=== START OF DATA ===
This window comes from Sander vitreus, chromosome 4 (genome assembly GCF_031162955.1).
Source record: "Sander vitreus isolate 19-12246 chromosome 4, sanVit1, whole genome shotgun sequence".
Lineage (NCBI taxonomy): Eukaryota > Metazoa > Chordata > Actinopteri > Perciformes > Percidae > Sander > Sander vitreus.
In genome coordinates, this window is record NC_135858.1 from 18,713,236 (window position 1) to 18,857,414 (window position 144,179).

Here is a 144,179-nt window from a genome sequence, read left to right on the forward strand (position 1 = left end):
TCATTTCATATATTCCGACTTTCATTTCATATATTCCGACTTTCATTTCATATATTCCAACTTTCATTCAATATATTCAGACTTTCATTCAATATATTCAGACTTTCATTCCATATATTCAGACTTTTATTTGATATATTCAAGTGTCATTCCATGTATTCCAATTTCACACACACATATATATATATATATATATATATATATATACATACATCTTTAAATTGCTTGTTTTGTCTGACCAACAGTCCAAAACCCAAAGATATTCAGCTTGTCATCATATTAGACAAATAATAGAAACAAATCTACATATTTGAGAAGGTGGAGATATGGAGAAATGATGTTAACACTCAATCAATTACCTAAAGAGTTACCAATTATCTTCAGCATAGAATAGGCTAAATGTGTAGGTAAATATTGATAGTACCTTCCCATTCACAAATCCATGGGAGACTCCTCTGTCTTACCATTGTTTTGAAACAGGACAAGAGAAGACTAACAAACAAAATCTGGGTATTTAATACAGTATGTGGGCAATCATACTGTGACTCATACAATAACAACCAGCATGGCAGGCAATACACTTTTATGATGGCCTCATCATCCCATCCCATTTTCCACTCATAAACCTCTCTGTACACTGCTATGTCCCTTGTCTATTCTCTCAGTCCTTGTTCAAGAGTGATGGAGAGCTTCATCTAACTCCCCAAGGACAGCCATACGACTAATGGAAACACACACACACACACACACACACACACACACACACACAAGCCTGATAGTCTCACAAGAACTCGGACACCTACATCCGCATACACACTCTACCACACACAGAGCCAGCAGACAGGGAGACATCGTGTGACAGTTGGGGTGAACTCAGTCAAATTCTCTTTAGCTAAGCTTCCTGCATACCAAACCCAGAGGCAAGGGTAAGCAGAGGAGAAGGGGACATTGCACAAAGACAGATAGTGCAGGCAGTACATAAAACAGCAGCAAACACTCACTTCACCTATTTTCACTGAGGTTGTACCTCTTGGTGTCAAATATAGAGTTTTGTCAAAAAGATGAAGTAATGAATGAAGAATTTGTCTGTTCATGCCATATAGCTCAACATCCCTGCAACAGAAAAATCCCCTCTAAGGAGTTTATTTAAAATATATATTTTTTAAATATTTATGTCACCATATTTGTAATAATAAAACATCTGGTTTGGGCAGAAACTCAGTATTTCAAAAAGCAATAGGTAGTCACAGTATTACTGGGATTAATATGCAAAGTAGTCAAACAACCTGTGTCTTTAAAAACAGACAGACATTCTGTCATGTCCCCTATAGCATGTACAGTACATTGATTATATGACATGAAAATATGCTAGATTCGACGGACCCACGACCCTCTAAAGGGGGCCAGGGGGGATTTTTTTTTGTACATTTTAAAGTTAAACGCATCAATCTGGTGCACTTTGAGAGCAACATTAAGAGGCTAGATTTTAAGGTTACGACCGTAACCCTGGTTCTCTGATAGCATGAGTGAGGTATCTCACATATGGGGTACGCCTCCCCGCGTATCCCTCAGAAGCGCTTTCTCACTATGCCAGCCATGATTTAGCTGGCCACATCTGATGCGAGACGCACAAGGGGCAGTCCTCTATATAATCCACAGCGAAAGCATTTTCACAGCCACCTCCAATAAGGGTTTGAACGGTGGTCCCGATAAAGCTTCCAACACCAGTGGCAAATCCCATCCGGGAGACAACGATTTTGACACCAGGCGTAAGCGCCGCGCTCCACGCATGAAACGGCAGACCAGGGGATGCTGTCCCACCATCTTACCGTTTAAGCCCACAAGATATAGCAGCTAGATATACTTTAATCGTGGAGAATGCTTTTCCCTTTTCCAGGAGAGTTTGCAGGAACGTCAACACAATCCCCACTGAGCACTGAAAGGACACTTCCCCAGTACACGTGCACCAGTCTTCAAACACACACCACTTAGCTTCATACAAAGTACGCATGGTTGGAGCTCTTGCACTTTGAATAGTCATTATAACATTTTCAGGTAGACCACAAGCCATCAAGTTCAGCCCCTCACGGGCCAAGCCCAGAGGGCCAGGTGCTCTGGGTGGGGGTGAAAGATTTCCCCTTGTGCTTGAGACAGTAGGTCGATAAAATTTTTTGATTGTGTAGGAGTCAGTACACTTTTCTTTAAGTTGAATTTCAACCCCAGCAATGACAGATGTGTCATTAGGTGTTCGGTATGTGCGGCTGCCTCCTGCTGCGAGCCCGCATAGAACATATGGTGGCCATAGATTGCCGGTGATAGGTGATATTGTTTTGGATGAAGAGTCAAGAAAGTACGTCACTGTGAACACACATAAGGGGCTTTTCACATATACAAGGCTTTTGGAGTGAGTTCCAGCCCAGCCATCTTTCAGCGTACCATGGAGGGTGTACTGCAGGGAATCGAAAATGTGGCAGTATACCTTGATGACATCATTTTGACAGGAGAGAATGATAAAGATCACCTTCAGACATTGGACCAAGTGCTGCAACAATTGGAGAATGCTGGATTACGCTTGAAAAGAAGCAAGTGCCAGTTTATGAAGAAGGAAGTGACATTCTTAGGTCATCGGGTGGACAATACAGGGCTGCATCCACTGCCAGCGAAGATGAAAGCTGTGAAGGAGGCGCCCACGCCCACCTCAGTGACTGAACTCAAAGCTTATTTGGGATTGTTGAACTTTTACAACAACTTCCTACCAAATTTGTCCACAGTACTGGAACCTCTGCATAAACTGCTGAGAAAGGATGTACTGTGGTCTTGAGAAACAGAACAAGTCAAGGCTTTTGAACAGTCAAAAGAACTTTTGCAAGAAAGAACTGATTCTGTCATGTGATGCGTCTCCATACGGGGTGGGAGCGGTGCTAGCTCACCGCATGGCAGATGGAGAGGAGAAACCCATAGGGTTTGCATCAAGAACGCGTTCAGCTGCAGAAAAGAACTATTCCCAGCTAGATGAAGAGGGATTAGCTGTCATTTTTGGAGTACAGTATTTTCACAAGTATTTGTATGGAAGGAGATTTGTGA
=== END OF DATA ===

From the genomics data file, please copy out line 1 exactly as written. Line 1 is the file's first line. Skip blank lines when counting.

This window comes from Sander vitreus, chromosome 4 (genome assembly GCF_031162955.1).